‘Hungry’ review: Richard Nelson play hits on current election

On Friday night, March 4, 2016, I sat down to watch a play that took place on Friday night, March 4, 2016. That kind of perfectly synchronized timing sounds downright impossible, but it’s happened a lot in recent years thanks to playwright-director Richard Nelson.

In the four-part “Apple Family Plays,” Nelson examined a middle-class family in present-day Rhinebeck, setting (and premiering) each play on a different date of political significance, including the 2010 midterm elections, the 10th anniversary of 9/11, the 2012 presidential election and the 50th anniversary of the Kennedy assassination.

Now Nelson is in the midst of “The Gabriels: Election Year in the Life of One Family,” a three-part cycle about a different family from Rhinebeck, with the current presidential election serving as a backdrop. During the first part, titled “Hungry,” the characters made remarks about the Republican debate held last Thursday night.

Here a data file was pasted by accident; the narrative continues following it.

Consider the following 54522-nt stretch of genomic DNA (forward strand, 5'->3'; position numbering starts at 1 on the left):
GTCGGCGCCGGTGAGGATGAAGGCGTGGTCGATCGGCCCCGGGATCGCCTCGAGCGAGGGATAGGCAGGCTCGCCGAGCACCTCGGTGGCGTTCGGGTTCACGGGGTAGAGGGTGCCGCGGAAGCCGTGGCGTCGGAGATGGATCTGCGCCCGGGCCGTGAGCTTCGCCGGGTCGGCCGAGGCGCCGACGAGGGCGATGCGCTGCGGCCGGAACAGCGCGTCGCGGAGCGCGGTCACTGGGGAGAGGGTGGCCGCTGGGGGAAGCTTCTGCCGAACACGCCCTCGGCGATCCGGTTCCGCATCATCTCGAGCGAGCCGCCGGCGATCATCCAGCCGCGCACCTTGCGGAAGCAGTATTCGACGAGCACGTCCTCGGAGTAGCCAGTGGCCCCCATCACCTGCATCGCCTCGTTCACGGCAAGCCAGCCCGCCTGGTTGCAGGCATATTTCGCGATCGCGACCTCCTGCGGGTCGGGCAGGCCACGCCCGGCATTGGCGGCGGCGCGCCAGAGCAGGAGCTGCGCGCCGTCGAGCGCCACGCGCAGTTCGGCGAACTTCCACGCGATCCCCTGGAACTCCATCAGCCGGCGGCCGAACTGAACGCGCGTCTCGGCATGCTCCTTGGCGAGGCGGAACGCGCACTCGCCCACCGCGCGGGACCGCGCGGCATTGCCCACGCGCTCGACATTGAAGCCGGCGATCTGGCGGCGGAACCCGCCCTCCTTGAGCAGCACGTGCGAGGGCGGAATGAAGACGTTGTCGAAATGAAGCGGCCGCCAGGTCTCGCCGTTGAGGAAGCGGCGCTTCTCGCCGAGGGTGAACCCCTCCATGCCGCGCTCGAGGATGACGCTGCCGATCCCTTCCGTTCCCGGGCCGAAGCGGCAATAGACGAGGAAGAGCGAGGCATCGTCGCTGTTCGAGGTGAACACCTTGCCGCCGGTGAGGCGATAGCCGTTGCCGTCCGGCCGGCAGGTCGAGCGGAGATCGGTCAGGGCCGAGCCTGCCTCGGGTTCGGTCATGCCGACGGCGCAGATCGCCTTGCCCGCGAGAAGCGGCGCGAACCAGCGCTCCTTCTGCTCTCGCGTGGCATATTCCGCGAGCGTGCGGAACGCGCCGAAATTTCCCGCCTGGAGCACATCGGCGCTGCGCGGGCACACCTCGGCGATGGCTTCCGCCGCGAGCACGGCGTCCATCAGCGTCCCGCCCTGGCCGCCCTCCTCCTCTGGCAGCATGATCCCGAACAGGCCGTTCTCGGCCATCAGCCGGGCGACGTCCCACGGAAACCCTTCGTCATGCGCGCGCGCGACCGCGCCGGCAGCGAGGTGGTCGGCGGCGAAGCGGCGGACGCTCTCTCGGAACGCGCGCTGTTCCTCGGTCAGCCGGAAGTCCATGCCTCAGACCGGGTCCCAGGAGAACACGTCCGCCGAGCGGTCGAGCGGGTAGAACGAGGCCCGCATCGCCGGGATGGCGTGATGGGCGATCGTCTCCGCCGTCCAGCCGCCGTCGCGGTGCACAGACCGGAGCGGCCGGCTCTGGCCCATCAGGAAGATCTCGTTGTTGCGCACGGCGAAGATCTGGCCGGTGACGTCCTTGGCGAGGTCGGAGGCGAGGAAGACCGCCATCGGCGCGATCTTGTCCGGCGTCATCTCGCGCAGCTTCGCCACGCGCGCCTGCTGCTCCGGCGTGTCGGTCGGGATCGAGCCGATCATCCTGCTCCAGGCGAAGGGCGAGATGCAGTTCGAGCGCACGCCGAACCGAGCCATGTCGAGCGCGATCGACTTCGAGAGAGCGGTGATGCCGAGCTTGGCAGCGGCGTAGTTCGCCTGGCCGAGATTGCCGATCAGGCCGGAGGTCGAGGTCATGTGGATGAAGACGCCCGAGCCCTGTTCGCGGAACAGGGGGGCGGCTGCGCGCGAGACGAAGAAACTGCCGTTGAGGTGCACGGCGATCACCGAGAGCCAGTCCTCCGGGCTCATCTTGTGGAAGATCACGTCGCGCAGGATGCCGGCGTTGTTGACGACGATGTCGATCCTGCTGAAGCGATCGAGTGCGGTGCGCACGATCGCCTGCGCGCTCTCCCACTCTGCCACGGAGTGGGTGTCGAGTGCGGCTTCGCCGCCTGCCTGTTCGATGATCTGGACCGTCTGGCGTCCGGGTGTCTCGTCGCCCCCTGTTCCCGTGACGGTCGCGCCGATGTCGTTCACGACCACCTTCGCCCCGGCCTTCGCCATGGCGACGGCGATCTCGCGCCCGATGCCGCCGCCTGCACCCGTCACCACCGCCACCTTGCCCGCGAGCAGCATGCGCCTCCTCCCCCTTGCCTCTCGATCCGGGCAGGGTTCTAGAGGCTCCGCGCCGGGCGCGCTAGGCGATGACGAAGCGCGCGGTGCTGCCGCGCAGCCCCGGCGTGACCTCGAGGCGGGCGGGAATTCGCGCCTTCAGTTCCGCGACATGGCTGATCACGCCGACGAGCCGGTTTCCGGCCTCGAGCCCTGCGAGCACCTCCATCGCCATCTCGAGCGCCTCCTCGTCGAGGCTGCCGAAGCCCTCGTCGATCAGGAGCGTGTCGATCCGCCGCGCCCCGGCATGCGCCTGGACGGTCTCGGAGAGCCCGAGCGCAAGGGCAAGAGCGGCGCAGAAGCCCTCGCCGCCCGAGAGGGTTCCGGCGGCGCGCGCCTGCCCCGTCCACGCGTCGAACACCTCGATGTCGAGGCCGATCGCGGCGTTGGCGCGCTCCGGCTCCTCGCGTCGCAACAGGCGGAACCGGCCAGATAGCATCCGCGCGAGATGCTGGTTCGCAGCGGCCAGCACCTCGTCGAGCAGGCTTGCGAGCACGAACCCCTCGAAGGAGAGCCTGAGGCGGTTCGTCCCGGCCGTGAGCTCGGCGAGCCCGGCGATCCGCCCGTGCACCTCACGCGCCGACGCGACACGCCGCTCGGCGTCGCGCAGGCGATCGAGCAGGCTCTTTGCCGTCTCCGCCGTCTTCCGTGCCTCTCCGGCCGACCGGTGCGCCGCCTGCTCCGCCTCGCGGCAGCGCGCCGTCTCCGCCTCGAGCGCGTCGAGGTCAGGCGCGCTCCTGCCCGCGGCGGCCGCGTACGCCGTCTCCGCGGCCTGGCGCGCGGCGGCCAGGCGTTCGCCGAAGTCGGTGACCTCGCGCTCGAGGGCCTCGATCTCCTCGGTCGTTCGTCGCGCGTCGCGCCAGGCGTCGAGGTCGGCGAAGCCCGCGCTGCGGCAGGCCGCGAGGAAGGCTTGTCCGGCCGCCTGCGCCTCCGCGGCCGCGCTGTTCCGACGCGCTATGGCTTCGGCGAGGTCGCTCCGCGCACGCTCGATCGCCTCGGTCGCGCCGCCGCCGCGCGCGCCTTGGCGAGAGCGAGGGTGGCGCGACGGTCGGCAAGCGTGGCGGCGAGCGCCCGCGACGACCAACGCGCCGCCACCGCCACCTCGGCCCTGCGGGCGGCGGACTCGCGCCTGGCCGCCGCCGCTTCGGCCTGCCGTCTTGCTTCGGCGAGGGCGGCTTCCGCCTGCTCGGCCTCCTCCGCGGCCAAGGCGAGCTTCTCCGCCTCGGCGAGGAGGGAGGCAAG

“Hungry” is very similar in format and tone to the four “Apple Family” works. Maryann Plunkett and Jay O. Sanders, who appeared in “Apple Family,” are now part of the Gabriel clan.

Very little occurs in these plays. In “Hungry,” the late middle-aged characters chat about their lives and a bit about the election while dinner is being prepared. They are generally downbeat and unsure about the future, especially Mary (Plunkett), whose husband died four months ago.

The casual, subdued acting from the six-person ensemble is ultra-realistic, but it’s hard to stay interested in “Hungry” for 100 quiet, uneventful minutes.

But taken together with the upcoming two segments (“What Did You Expect?“ and “Women of a Certain Age”), “The Gabriels” will provide another up-close and in-depth portrait of a struggling American family at this specific moment in time.

If you go

“Hungry” plays through March 27 at the Public Theater, 425 Lafayette St., publictheater.org.